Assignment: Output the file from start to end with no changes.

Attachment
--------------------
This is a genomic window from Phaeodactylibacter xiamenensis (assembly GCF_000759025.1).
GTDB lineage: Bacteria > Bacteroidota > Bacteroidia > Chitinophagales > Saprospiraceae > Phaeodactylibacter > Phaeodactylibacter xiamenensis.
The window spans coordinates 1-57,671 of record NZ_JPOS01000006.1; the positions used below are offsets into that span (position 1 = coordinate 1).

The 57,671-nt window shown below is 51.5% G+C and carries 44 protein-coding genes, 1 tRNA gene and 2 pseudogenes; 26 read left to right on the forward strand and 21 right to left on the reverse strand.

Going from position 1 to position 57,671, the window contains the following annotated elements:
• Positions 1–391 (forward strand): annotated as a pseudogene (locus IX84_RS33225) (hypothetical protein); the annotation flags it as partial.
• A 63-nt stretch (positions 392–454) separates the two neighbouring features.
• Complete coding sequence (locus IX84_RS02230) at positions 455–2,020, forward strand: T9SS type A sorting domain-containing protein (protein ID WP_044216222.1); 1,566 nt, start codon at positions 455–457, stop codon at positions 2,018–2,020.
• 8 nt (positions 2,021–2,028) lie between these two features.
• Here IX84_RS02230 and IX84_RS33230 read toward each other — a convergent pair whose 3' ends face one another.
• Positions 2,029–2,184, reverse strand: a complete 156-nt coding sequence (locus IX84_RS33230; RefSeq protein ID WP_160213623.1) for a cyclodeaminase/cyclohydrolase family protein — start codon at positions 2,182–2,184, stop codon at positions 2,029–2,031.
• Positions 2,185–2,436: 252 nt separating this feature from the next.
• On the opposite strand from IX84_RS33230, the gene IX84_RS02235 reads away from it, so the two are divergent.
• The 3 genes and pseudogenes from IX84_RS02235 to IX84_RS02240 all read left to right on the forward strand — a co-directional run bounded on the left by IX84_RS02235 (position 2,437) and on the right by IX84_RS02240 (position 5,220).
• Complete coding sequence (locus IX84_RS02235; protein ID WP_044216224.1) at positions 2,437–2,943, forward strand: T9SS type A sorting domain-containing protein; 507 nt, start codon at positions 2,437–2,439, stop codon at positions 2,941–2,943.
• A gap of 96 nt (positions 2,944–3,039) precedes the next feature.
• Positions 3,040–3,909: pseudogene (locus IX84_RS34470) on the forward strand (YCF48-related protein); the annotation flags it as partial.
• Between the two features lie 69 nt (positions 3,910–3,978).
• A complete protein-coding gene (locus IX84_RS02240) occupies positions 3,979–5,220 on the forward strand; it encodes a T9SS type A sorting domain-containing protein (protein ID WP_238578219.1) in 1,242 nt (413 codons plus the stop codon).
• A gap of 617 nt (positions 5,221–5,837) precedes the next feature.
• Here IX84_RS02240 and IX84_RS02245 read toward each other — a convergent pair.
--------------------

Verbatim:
This is a genomic window from Phaeodactylibacter xiamenensis (assembly GCF_000759025.1).
GTDB lineage: Bacteria > Bacteroidota > Bacteroidia > Chitinophagales > Saprospiraceae > Phaeodactylibacter > Phaeodactylibacter xiamenensis.
The window spans coordinates 1-57,671 of record NZ_JPOS01000006.1; the positions used below are offsets into that span (position 1 = coordinate 1).

The 57,671-nt window shown below is 51.5% G+C and carries 44 protein-coding genes, 1 tRNA gene and 2 pseudogenes; 26 read left to right on the forward strand and 21 right to left on the reverse strand.

Going from position 1 to position 57,671, the window contains the following annotated elements:
• Positions 1–391 (forward strand): annotated as a pseudogene (locus IX84_RS33225) (hypothetical protein); the annotation flags it as partial.
• A 63-nt stretch (positions 392–454) separates the two neighbouring features.
• Complete coding sequence (locus IX84_RS02230) at positions 455–2,020, forward strand: T9SS type A sorting domain-containing protein (protein ID WP_044216222.1); 1,566 nt, start codon at positions 455–457, stop codon at positions 2,018–2,020.
• 8 nt (positions 2,021–2,028) lie between these two features.
• Here IX84_RS02230 and IX84_RS33230 read toward each other — a convergent pair whose 3' ends face one another.
• Positions 2,029–2,184, reverse strand: a complete 156-nt coding sequence (locus IX84_RS33230; RefSeq protein ID WP_160213623.1) for a cyclodeaminase/cyclohydrolase family protein — start codon at positions 2,182–2,184, stop codon at positions 2,029–2,031.
• Positions 2,185–2,436: 252 nt separating this feature from the next.
• On the opposite strand from IX84_RS33230, the gene IX84_RS02235 reads away from it, so the two are divergent.
• The 3 genes and pseudogenes from IX84_RS02235 to IX84_RS02240 all read left to right on the forward strand — a co-directional run bounded on the left by IX84_RS02235 (position 2,437) and on the right by IX84_RS02240 (position 5,220).
• Complete coding sequence (locus IX84_RS02235; protein ID WP_044216224.1) at positions 2,437–2,943, forward strand: T9SS type A sorting domain-containing protein; 507 nt, start codon at positions 2,437–2,439, stop codon at positions 2,941–2,943.
• A gap of 96 nt (positions 2,944–3,039) precedes the next feature.
• Positions 3,040–3,909: pseudogene (locus IX84_RS34470) on the forward strand (YCF48-related protein); the annotation flags it as partial.
• Between the two features lie 69 nt (positions 3,910–3,978).
• A complete protein-coding gene (locus IX84_RS02240) occupies positions 3,979–5,220 on the forward strand; it encodes a T9SS type A sorting domain-containing protein (protein ID WP_238578219.1) in 1,242 nt (413 codons plus the stop codon).
• A gap of 617 nt (positions 5,221–5,837) precedes the next feature.
• Here IX84_RS02240 and IX84_RS02245 read toward each other — a convergent pair.